Trump Signs the Farm Bill

A monumental cannabis industry milestone was reached on December 20, when President Trump signed the USDA 2018 Farm Bill, which removed industrial hemp from the Controlled Substances Act’s Schedule 1 status, allowing untold opportunities for a lucrative hemp industry that includes a CBD market. Some industry professionals believe this is the biggest event to occur in the history of legal cannabis.

Under its current definition, “hemp” is classified for the industrial version of cannabis that contains less than 0.3 percent THC. This is a minute amount when you consider that popular cannabis strains commonly contain 15-20 percent THC—with some of the more potent strains commonly testing in the 30- and even 40-percent range. However, while it doesn’t contain very much THC, hemp does contain fairly high levels of CBD—which along with THC has huge potential for medical use and dietary supplements.

Cannabis Investing at All-Time High

Largely due to increased legalization and shifting public opinions about cannabis use, Wall Street has seen encouraging growth in the cannabis stock market. As the strong push for legal cannabis continues, showing an increasing amount of bipartisan support among politicians, some speculate that the federal government will address cannabis within the next few years. Investment opportunities are at an all-time high as the country waits to tap into a market that some financial analysts believe will be worth $50 billion by 2026.

With big things apparently on the horizon for the cannabis industry, U.S. investors are seeing dollar signs, too. Somewhat surprising, former Speaker of the House John Boehner is actively promoting cannabis investments. The republican politician’s strong endorsement of cannabis has some members of his party surprised. In April 2018, Boehner aligned himself with global cannabis company Acreage Holdings and became a member of its advisory board. His active involvement and promotion of legal cannabis in 2019 has piqued the interest of numerous investors. An October Forbes article details Boehner’s deep involvement with promoting cannabis stocks and his affiliation with the American Cannabis Summit, an investor conference backed by the National Institute of Cannabis Investors.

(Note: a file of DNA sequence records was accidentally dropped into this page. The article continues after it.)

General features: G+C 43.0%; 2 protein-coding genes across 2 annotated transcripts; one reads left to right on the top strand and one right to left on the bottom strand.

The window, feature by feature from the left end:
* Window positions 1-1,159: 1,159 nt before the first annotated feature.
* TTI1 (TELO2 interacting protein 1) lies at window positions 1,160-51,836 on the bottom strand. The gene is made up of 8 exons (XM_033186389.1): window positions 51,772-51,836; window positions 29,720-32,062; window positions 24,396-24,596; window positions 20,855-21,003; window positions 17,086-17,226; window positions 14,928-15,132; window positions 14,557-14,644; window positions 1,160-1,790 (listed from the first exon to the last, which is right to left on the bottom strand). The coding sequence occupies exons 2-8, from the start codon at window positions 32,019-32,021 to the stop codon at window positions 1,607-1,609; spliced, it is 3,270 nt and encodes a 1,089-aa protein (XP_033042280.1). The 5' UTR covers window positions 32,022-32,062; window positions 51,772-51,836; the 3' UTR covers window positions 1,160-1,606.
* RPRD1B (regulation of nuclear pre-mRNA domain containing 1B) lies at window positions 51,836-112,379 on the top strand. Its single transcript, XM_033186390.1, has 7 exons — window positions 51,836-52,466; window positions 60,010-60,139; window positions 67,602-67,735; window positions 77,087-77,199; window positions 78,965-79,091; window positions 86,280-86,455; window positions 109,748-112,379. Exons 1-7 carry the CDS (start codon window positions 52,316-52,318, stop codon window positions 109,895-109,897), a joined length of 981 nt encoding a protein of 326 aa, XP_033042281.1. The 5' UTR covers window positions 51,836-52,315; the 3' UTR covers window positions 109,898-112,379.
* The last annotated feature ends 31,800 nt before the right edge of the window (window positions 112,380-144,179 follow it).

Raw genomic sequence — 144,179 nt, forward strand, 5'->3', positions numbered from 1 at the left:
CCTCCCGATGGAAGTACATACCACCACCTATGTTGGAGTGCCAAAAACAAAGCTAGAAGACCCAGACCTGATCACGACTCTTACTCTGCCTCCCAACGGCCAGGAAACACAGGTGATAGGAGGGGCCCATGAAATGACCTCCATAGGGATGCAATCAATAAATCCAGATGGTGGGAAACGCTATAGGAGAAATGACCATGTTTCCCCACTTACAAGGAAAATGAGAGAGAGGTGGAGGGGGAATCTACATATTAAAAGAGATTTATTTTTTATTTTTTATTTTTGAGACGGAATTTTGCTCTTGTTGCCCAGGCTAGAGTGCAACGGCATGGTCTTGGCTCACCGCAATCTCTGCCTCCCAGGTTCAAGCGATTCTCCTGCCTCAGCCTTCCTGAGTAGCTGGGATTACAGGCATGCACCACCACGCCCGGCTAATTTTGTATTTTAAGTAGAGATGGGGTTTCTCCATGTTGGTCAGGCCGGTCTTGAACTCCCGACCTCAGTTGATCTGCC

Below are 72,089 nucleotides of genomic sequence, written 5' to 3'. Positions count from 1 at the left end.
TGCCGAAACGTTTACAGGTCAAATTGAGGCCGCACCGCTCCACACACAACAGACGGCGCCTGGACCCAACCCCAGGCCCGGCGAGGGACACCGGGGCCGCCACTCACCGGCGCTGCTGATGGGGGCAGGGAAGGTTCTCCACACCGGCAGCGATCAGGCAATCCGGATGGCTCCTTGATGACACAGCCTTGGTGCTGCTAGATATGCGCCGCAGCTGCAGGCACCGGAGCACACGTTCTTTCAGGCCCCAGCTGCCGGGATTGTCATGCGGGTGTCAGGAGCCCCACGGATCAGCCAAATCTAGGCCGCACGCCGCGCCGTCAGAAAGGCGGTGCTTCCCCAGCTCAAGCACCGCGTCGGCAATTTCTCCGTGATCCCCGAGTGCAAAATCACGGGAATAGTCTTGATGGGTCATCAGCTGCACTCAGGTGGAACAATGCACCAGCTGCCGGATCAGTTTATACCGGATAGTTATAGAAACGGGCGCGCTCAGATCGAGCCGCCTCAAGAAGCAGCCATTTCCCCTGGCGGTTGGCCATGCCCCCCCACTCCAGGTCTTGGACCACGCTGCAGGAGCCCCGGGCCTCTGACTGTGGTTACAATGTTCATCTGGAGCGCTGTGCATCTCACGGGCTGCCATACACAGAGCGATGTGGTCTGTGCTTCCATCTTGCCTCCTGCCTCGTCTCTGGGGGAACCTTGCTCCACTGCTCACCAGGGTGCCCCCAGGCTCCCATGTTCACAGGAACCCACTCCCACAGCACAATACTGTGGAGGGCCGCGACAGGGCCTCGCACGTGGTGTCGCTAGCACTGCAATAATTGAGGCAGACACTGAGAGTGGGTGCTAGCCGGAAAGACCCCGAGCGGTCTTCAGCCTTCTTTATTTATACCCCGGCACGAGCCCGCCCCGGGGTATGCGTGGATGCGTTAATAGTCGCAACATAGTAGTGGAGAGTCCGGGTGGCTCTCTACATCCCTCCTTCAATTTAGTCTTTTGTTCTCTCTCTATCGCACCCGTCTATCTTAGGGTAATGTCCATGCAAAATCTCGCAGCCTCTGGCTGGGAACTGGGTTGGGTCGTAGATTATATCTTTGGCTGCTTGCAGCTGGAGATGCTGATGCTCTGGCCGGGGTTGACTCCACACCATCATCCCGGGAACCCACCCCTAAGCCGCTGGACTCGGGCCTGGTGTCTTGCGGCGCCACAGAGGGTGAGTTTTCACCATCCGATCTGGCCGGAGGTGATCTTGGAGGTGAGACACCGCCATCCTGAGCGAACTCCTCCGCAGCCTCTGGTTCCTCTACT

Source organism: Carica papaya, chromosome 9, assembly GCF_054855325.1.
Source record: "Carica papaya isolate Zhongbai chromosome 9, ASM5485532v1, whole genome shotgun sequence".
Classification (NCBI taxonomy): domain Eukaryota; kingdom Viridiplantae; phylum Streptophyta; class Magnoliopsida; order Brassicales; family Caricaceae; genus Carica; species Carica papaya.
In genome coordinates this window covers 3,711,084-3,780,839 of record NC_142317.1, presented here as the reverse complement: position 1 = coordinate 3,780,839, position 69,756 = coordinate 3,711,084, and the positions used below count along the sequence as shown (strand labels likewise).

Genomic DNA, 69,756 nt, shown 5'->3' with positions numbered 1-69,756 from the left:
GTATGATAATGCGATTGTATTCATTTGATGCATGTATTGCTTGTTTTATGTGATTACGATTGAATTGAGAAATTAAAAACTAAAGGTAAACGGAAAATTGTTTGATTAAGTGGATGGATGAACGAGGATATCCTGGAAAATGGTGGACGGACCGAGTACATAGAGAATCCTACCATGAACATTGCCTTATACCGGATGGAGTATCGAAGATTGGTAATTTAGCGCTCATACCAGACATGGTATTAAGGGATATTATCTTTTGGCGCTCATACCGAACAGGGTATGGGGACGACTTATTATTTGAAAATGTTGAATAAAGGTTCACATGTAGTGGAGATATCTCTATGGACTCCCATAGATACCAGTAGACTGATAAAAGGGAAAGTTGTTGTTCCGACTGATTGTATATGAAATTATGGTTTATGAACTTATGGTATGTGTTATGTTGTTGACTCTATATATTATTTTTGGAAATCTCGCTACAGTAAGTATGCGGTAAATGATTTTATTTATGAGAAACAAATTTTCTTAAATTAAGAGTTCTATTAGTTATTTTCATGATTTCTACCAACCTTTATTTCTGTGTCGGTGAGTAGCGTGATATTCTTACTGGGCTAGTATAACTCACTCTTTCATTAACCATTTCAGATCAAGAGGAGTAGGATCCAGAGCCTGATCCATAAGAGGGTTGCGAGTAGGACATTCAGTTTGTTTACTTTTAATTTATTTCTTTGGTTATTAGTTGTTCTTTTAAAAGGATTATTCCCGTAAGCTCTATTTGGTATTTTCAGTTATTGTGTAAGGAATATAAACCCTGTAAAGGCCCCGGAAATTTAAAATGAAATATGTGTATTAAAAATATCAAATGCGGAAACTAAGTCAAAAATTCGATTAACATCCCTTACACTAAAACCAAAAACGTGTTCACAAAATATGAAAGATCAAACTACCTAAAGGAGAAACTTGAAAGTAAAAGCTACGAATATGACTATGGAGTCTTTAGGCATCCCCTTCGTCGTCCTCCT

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H.R. 420 Could Open the Door for Legalization

In early January of 2019, Oregon Democrat Earl Blumenauer introduced House Bill 420, a clear nod to cannabis culture, since the number 420 has become synonymous with cannabis. Among other things, H.R. Bill 420 could remove high-potency cannabis from its current Schedule 1 listing and open the door for federal recognition and a more thoroughly regulated industry, with legal states allowed to engage in business with other legal states.

“While the bill number may be a bit tongue in cheek, the issue is very serious,” Rep. Blumenauer said in a press release. “Our federal marijuana laws are outdated, out of touch and have negatively impacted countless lives. Congress cannot continue to be out of touch with a movement that a growing majority of Americans support. It’s time to end this senseless prohibition.”

If H.R. Bill 420 passes, it may mean the beginning of the end of cannabis prohibition. The U.S. already knows that liquor prohibition didn’t work and just led to a spike in crime. Adopting a similar view about cannabis legalization seems the prudent way to address America’s status of the plant. The propaganda about cannabis that was alive and well during past decades is now gone, and the general public knows better and is very capable of forming its own opinions.